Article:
Fellows: A Closer Look

In just a few months, the AST will host its annual Fellows Symposium in Grapevine, Texas. This meeting provides a unique opportunity for physicians in training to spend dedicated time to enhance their knowledge and confidence in key areas of transplantation medicine.

Registration for the Fellows Symposium will close on July 26 at 12:01 AM EST.

To give prospective attendees further insights about the meeting, I have invited former Fellows attendee, Hector Madariaga, to write a guest blog post about his experience:


The AST Fellows Symposium is a meeting for residents, fellows, pharmacists and other trainees involved in the field of solid-organ transplantation in medicine and surgery. I attended in 2015 in Grapevine, Texas. It was one of my favorite meetings and a great way to learn about the latest advancements in transplantation. The following program components made it truly outstanding:

  • Content: The conference environment was full of enthusiasm. We had interactive lectures and case discussions. The faculty was knowledgeable, and every presentation was dynamic with high-quality slides. The faculty was also very committed to teaching fellows about solid-organ transplantation. The organizing committee encouraged the attendees to engage and converse with faculty members during and after the sessions, and I found this approach very helpful for all the trainees. The subjects covered during the symposium included basic concepts on immunobiology, histocompatibility, infections in the pre-and post-transplant period, immunosuppression, and management and complications of solid-organ transplantation. Sessions were also split into different topics addressing heart, lung, liver and kidney transplantation; they also had sessions for transplantation in pediatrics.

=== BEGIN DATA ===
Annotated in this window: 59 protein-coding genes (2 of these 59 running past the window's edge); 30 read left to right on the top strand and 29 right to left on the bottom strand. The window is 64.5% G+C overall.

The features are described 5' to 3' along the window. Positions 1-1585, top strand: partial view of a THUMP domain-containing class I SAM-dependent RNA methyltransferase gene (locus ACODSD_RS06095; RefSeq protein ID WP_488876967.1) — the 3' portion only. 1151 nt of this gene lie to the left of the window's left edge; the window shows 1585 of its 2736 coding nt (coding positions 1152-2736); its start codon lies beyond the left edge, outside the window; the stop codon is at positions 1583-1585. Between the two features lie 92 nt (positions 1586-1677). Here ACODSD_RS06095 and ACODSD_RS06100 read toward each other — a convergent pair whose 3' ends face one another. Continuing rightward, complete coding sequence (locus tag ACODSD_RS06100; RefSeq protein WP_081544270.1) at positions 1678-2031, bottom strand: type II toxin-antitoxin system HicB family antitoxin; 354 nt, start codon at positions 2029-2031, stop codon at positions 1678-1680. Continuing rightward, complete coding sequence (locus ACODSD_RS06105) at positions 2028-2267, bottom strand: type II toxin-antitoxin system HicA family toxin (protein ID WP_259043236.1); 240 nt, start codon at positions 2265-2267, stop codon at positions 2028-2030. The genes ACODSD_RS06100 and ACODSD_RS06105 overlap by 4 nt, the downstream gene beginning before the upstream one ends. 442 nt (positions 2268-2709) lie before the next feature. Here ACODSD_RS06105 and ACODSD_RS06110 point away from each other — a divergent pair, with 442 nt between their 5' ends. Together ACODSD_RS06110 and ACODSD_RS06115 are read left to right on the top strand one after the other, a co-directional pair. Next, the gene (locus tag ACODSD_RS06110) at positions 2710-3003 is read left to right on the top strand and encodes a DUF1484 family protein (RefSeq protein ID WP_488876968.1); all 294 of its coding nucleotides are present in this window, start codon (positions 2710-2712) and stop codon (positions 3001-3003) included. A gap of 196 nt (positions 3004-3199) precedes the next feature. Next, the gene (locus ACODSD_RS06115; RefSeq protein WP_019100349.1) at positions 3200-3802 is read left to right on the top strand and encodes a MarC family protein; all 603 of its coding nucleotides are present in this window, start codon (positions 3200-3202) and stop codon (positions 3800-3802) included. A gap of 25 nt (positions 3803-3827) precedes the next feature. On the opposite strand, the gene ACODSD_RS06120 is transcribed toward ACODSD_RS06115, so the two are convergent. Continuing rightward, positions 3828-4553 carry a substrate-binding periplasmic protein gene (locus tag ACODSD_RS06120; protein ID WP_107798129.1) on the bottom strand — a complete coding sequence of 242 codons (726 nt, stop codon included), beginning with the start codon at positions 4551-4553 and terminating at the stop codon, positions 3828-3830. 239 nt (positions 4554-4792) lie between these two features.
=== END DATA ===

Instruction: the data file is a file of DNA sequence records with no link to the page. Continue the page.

• Activities: After the sessions were over, the committee had planned outdoor activities for all the attendees and faculty members, such as basketball, tennis, soccer, BBQ, and drinks. Conversations with faculty members included questions about the sessions, job and training opportunities, professional advice, and topics such as work life balance. Then, we headed out to the next-door venue where we had a typical western buffet dinner, listened to music, met wonderful people, and danced. This was fun and a great way to network.
  • Food: You won’t be hungry at this conference, believe me. The organizers made sure that we were fed very well and there was a variety of food options for the vegetarian to the meat lover for breakfast, lunch, and dinner. There were also designated break areas with snacks and drinks.

In conclusion, this was one of the best courses I attended as a trainee; and it’s free. Great lectures, great environment, great food and the best part, great people. This Symposium is intended to be small to keep it “intimate” so expert faculty and trainees can meet each other. They were open to being asked questions about transplantation or professional development. I made good friends, had interesting conversations with people from different parts of the country and the best part, met some of my role models. I encourage all the fellows to apply and register early. It’s a great experience!

After attending this meeting, I knew the field of transplantation was the right path for me.


Hector Madariaga, MD is a Nephrologist currently practicing medicine at Good Samaritan Medical Center in Brockton, MA. He completed his Nephrology fellowship at SUNY Upstate Medical University in Syracuse, NY and a Transplant Nephrology fellowship at the University of Maryland Medical Center in Baltimore, MD. He is also part of an online nephrology journal club (NephJC), which meets twice-a-month on Twitter, contributor for the Renal Fellow Network blog and was part of the inaugural class of the NSCM (Nephrology Social Media Collective) internship. He is also interested in the impact of social media on medical training 








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